While the 49ers' selection of Beathard at the end of the third round might have surprised some, Kittle said he figured the 49ers would have reason to be interested in his teammate of the past four years.

"He’s just a guy, he loves football more than anything other than maybe his daughter," Kittle said of Beathard. "He lives and breathes it. That’s all he cares about. He is a genius in the film room and on the football field. He know absolutely everything that everybody is going to do. . . . He’s one of the best leaders I’ve ever been around.”

49ers trade up, pick RB Joe Williams in fourth round of 2017 NFL Draft

49ers trade up, pick RB Joe Williams in fourth round of 2017 NFL Draft

JOE WILLIAMS
Position: Running back
College: Utah
Height: 5-11
Weight: 210
Selection: Fourth round, No. 121 overall

SANTA CLARA – The 49ers traded up in the fourth round to select Utah running back Joe Williams.

The 49ers traded up to No. 121 overall in general manager John Lynch’s sixth trade of the draft. Just minutes earlier, the 49ers acquired Kapri Bibbs in a trade with the Denver Broncos.

The 49ers traded up in the fourth round with Indianapolis to select Williams. The 49ers dealt No. 143 in the fourth round and No. 161 of the fifth round to the Colts to complete the trade.

Williams, who ran a 4.41 in the 40-yard dash, rushed for 1,407 yards and 10 touchdowns on 210 rushing attempts in nine games. He also caught nine passes for 107 yards.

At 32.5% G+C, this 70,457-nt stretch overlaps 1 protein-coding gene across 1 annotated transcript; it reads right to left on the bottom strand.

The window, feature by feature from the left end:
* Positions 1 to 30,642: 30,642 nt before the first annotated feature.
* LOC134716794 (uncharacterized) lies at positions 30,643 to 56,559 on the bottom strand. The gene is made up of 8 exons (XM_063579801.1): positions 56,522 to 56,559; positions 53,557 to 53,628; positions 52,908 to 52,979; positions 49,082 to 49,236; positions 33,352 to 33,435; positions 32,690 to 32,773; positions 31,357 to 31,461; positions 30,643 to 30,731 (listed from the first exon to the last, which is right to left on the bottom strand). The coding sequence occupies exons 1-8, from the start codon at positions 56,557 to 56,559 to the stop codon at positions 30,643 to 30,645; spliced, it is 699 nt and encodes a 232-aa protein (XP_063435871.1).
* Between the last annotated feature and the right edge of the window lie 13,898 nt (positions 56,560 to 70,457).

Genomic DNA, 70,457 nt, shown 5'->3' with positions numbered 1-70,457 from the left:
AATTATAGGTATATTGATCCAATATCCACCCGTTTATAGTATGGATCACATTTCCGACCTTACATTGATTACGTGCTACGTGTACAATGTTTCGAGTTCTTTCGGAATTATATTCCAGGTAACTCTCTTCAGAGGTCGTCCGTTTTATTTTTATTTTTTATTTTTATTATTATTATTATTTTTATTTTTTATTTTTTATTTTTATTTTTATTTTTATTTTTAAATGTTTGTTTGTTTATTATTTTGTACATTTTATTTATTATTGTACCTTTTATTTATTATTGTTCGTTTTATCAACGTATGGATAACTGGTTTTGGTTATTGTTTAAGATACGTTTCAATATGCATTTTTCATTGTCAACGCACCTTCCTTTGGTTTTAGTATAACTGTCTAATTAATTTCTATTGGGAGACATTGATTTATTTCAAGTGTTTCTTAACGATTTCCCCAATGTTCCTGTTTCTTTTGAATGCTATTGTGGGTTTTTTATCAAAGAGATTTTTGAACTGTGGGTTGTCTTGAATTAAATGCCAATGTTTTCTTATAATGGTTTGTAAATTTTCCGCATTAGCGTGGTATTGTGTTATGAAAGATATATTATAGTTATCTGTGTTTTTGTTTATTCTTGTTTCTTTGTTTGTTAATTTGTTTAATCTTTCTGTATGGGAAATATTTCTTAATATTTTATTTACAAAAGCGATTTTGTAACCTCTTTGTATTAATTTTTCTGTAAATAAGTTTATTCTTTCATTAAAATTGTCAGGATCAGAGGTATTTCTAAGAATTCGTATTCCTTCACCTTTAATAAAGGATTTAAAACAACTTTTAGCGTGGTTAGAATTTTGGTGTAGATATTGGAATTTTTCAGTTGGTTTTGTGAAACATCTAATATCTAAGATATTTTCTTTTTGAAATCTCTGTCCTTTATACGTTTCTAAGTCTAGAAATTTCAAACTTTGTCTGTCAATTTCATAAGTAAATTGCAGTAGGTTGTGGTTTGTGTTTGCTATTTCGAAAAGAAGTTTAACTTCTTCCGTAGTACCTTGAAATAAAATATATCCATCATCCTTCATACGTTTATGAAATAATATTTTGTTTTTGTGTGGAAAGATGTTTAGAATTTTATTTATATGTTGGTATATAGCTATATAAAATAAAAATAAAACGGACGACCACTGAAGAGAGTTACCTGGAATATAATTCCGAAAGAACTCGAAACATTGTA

Williams walked away from the team two weeks into last season but was welcomed back. He was welcomed back to the team and rushed for 332 yards against UCLA.

Former 49ers head coach Dennis Erickson, who was Utah’s running backs coach, later explained Williams’ brief “retirement.”

"I knew he was down a little bit at the beginning of the year," Erickson said. "He fumbled a couple of times. Mentally, he was drained a little bit. Physically, he was not feeling very good."

Williams had 278 all-purpose yards to be named MVP of the Foster Farms Bowl against Indiana at Levi’s Stadium.

On a conferene call with Bay Area reporters, Williams explained his personal struggle of the past 10 years that led to him stepping away from the game:

"I had to lay it out on the line (to teams) that football is what I drink and breathe. It's what I wake up for in the morning and it's how I want to provide for my family. They knew at first they wanted to understand how I could walk away from football, but after I tell them how it came to be, I felt they were empathetic about it and they understand that sometimes you have to put things on hold to do what's right.

"My sister (Kylee, 7 years old) had passed away in 2006. She died in my hands. She died on Sunday, June 19th. She'd been in and out of the hospital that Friday and Saturday. She had fell unconscious and . . . just the guilt and shame I always put upon myself because I didn't act quickly enough with my parents or call 911, I thought it was my fault. Going through high school and college, I was getting counseling.

"Coming into this season, a lot of the emotions were coming to the forefront, and I was trying to deal them the best way I could. As the season started, and I knew my mental health wasn't where it needed to be, I knew the best option for me was to sit down in front of my wife and my coaches and just tell them where I was at. It came to the decision that stepping back at that time would be for my best interest -- not only for football but for life after football.

"I did a lot of soul-searching. I got my sister's tattoo on my left arm. I was doing everything necessary to finally come to peace with her death. . .  I finally forgave myself."